U.K. Prime Minister David Cameron left Brussels on Friday, February 19, after marathon talks that yielded some concessions from EU leaders over how the U.K. stands In Europe.
The U.K. has long had a fractious relationship with the rest of E.U., claiming it is overly meddlesome. Some so-called euroskeptics claim that Brussels is encroaching on the U.K.'s sovereignty.
Following the announcement of Cameron's deal, the British media have zeroed-in on some key issues of the concessions: restrictions on state benefits for EU citizens and protection for Britain's financial sector.
The UK is now eligible to activate an emergency freeze on benefits for employed migrants, which would require residents to work for four years before they're eligible for full state financial aid like tax credits. Once triggered, those rules would be in place for seven years.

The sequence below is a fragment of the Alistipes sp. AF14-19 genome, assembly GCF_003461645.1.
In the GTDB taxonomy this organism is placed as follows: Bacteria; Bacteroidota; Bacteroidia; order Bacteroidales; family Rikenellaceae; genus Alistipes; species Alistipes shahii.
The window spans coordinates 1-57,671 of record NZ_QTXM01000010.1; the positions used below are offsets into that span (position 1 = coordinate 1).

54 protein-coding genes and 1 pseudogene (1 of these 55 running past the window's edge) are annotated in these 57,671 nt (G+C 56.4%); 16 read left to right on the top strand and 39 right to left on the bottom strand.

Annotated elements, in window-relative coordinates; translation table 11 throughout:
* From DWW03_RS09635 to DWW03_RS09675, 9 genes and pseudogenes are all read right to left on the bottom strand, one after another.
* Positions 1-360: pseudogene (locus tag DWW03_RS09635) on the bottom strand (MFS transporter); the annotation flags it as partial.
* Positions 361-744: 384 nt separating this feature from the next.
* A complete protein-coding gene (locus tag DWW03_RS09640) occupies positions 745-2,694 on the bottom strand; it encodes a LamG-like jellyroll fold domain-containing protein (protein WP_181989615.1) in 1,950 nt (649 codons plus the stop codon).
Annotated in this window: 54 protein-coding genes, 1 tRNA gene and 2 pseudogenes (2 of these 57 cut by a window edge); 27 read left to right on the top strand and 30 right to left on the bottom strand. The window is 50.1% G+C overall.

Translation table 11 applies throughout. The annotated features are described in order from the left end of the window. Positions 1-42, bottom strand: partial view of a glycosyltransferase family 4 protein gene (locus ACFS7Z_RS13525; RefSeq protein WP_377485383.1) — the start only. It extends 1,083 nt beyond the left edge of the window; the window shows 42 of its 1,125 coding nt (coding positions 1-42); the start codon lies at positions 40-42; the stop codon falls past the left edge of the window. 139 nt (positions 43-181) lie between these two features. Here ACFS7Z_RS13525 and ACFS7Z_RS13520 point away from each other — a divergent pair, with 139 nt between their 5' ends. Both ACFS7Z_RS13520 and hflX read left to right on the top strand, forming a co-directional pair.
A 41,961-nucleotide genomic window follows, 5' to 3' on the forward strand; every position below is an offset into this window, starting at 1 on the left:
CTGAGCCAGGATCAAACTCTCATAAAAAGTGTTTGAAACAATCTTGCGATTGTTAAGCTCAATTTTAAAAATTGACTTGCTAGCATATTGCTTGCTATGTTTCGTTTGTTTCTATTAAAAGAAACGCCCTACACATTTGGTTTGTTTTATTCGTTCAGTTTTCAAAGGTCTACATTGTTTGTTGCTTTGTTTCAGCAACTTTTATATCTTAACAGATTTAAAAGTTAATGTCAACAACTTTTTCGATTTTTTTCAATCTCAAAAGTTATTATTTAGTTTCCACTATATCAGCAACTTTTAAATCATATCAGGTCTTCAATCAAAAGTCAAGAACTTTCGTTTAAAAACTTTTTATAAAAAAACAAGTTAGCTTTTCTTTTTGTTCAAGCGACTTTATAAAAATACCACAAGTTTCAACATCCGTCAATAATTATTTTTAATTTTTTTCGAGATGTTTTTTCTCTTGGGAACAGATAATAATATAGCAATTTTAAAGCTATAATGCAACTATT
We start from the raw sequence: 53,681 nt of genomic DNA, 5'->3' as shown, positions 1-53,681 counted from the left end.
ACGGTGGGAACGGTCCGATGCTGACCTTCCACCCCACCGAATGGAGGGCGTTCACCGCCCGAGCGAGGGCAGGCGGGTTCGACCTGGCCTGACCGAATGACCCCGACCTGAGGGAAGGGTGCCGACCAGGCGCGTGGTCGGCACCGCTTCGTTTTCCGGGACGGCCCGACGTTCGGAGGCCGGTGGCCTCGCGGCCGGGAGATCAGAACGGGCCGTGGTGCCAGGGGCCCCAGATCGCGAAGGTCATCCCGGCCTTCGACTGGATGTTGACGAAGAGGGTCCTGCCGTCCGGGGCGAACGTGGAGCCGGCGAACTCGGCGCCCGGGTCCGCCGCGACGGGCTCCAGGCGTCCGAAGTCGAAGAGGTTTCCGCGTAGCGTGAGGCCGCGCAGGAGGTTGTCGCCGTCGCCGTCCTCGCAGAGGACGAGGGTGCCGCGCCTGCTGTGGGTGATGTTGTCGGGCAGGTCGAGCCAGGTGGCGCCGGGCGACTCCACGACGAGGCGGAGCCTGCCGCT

Those who can't find a job within six months will now be required to leave.
Meanwhile, EU citizens claiming child benefits for kids still living abroad would receive payments at a rate relative to the cost of living in their home country. Existing residents would see these restrictions phased in by 2020, but impact new migrants immediately.
Cameron also outlined a "safeguard" for British businesses that would ensure U.K. firms aren't discriminated against for being domiciled in a country that doesn't use the common currency, and said businesses wouldn't be forced to relocate their headquarters in order to trade in euros.